While the health risks linking tobacco use by pregnant woman has been long understood, vaping presents a new frontier. A recent study from the lab of Kathleen Caron, PhD, shows that there are some definite ill effects of e-cigarettes and the health of the offspring.

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Kathleen Caron, PhD

We’ve known for decades about the health risks that tobacco use by a pregnant woman can pose to the fetus (as well as to herself). According to the U.S. Centers for Disease Control and Prevention (CDC), such risks include preterm birth, low birthweight, birth defects, and sudden infant death syndrome. A team of researchers from the lab of Kathleen Caron, PhD, professor and chair of the UNC Department of Cell Biology and Physiology at the UNC School of Medicine asked the question, if tobacco is so harmful in pregnancy, are e-cigarettes that also contain nicotine really any safer?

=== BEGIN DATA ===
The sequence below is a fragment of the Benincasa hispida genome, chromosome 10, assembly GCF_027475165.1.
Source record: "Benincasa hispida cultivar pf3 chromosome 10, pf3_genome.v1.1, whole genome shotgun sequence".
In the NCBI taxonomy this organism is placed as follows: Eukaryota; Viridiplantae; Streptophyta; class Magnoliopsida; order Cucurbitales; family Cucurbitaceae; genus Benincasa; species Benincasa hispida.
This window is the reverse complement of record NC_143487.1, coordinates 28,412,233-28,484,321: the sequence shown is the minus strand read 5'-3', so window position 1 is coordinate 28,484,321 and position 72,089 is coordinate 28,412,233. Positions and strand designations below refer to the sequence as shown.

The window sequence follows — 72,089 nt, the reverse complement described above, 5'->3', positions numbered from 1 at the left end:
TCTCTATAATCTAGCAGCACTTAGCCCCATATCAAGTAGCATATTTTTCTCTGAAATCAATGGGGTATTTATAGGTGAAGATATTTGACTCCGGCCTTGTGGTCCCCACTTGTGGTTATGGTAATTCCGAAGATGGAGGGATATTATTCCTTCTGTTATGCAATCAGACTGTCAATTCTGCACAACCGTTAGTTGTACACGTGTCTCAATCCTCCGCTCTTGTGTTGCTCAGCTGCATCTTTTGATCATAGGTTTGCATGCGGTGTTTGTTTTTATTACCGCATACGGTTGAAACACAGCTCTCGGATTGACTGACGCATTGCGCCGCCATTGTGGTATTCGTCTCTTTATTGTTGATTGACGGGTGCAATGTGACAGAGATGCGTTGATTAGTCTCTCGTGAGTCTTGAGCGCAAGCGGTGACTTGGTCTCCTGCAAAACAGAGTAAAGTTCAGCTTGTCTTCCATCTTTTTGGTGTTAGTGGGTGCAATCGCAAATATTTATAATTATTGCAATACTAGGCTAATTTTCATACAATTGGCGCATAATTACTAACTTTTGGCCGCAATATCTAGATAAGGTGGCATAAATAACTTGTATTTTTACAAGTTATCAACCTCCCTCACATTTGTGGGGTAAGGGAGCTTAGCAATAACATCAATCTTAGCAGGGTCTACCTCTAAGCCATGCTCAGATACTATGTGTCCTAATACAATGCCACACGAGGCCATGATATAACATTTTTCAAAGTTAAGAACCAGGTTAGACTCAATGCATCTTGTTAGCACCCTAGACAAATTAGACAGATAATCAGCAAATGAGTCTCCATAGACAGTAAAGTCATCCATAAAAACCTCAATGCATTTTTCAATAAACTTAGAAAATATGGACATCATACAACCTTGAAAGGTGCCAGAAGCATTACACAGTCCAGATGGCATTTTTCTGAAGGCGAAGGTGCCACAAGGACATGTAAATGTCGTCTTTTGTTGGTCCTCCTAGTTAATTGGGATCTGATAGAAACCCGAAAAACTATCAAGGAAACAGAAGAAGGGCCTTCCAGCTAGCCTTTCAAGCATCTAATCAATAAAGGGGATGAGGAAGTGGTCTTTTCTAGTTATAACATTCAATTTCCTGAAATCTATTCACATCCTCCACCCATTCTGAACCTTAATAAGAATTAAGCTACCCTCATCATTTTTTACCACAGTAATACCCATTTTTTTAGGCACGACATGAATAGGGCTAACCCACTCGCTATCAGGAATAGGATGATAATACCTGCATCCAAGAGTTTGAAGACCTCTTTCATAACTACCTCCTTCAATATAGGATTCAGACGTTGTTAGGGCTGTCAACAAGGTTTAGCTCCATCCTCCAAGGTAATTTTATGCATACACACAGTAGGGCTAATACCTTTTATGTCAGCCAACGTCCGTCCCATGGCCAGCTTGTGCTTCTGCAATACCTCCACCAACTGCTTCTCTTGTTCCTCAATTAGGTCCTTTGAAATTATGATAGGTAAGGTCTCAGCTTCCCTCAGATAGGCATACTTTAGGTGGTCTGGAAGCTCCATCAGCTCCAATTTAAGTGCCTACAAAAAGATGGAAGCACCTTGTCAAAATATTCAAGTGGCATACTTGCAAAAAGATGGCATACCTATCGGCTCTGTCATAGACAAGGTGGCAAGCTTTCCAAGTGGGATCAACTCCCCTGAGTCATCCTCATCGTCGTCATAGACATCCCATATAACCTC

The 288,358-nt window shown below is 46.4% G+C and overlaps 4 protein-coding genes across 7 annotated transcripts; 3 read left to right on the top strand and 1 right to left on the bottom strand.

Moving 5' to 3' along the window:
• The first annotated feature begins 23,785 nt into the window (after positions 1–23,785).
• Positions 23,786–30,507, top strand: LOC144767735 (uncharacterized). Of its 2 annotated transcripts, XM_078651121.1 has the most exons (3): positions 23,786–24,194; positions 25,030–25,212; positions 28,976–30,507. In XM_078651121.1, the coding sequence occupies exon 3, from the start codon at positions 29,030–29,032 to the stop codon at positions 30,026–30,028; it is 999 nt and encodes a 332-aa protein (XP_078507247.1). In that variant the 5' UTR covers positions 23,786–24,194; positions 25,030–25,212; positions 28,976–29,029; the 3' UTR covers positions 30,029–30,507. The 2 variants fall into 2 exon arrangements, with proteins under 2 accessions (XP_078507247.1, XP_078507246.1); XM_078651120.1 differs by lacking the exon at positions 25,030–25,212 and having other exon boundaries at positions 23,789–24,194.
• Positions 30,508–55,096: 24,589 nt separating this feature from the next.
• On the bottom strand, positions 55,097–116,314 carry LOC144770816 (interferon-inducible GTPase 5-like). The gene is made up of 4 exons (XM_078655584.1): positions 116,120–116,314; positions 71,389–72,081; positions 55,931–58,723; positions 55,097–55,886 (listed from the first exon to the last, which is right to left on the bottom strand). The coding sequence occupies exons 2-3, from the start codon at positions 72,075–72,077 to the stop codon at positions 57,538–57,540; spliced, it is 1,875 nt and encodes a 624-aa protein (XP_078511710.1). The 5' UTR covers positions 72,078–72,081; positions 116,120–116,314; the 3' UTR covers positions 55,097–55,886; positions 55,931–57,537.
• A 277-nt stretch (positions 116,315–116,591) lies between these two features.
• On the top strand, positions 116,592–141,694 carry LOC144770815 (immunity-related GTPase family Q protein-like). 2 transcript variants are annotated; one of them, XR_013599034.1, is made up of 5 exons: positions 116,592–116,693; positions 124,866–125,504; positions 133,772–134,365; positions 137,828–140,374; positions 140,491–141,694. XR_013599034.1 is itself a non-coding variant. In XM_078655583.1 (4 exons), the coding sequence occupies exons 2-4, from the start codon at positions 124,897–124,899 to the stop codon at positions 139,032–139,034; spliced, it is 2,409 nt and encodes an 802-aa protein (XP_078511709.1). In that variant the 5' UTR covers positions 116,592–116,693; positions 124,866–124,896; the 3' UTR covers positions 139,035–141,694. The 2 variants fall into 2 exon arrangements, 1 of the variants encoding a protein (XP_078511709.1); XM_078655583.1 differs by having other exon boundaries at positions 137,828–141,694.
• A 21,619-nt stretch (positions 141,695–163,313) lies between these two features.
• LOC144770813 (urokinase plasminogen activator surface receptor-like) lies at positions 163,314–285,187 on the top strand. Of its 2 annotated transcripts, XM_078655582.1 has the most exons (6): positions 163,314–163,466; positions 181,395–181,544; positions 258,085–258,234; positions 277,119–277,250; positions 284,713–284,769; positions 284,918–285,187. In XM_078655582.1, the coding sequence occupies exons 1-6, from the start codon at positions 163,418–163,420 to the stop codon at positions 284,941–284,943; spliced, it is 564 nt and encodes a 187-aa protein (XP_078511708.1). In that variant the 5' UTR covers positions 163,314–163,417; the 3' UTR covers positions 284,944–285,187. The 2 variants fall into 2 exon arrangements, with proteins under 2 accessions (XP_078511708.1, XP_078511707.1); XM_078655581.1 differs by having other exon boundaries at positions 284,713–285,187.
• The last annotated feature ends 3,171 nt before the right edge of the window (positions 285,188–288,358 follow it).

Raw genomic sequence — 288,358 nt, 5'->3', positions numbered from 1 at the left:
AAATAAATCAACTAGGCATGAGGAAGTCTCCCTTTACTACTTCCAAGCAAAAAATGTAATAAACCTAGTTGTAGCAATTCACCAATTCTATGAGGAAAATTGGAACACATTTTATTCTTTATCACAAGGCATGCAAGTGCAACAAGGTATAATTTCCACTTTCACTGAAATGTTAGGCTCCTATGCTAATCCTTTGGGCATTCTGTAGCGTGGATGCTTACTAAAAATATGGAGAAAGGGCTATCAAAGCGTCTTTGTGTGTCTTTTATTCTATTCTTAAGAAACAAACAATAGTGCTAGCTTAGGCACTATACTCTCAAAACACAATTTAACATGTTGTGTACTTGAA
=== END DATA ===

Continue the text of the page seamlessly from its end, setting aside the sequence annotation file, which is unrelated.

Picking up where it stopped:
Read the whole cover story at the Endocrine News website.